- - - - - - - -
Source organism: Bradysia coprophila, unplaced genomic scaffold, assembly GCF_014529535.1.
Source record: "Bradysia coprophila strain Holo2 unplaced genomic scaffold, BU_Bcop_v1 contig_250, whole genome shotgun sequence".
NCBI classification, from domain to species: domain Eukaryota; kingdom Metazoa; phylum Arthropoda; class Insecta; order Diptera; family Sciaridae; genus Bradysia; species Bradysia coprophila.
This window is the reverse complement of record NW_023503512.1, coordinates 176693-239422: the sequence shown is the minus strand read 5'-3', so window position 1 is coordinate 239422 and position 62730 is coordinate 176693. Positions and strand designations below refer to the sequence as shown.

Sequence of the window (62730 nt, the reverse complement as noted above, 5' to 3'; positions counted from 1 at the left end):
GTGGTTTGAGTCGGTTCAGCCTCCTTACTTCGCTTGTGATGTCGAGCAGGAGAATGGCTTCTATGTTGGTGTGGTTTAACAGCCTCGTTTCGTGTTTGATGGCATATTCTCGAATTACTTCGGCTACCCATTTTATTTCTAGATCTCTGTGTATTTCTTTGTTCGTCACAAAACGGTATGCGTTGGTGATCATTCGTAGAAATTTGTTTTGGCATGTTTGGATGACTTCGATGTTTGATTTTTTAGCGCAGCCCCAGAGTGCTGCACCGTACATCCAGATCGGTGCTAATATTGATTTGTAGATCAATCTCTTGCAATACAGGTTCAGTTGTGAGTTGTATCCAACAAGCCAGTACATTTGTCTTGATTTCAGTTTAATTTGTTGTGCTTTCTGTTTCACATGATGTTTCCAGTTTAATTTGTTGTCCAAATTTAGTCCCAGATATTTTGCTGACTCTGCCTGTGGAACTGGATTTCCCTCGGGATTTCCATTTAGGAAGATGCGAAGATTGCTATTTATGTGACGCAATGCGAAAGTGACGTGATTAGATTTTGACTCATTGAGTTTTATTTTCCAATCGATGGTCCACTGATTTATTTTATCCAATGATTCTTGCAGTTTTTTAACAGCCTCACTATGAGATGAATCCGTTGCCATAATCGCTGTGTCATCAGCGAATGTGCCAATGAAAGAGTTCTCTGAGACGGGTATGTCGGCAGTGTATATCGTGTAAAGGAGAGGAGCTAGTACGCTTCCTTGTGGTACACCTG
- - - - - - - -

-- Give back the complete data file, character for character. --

Source organism: Bradysia coprophila, unplaced genomic scaffold, assembly GCF_014529535.1.
Source record: "Bradysia coprophila strain Holo2 unplaced genomic scaffold, BU_Bcop_v1 contig_250, whole genome shotgun sequence".
NCBI classification, from domain to species: domain Eukaryota; kingdom Metazoa; phylum Arthropoda; class Insecta; order Diptera; family Sciaridae; genus Bradysia; species Bradysia coprophila.
This window is the reverse complement of record NW_023503512.1, coordinates 176693-239422: the sequence shown is the minus strand read 5'-3', so window position 1 is coordinate 239422 and position 62730 is coordinate 176693. Positions and strand designations below refer to the sequence as shown.

Sequence of the window (62730 nt, the reverse complement as noted above, 5' to 3'; positions counted from 1 at the left end):
GTGGTTTGAGTCGGTTCAGCCTCCTTACTTCGCTTGTGATGTCGAGCAGGAGAATGGCTTCTATGTTGGTGTGGTTTAACAGCCTCGTTTCGTGTTTGATGGCATATTCTCGAATTACTTCGGCTACCCATTTTATTTCTAGATCTCTGTGTATTTCTTTGTTCGTCACAAAACGGTATGCGTTGGTGATCATTCGTAGAAATTTGTTTTGGCATGTTTGGATGACTTCGATGTTTGATTTTTTAGCGCAGCCCCAGAGTGCTGCACCGTACATCCAGATCGGTGCTAATATTGATTTGTAGATCAATCTCTTGCAATACAGGTTCAGTTGTGAGTTGTATCCAACAAGCCAGTACATTTGTCTTGATTTCAGTTTAATTTGTTGTGCTTTCTGTTTCACATGATGTTTCCAGTTTAATTTGTTGTCCAAATTTAGTCCCAGATATTTTGCTGACTCTGCCTGTGGAACTGGATTTCCCTCGGGATTTCCATTTAGGAAGATGCGAAGATTGCTATTTATGTGACGCAATGCGAAAGTGACGTGATTAGATTTTGACTCATTGAGTTTTATTTTCCAATCGATGGTCCACTGATTTATTTTATCCAATGATTCTTGCAGTTTTTTAACAGCCTCACTATGAGATGAATCCGTTGCCATAATCGCTGTGTCATCAGCGAATGTGCCAATGAAAGAGTTCTCTGAGACGGGTATGTCGGCAGTGTATATCGTGTAAAGGAGAGGAGCTAGTACGCTTCCTTGTGGTACACCTG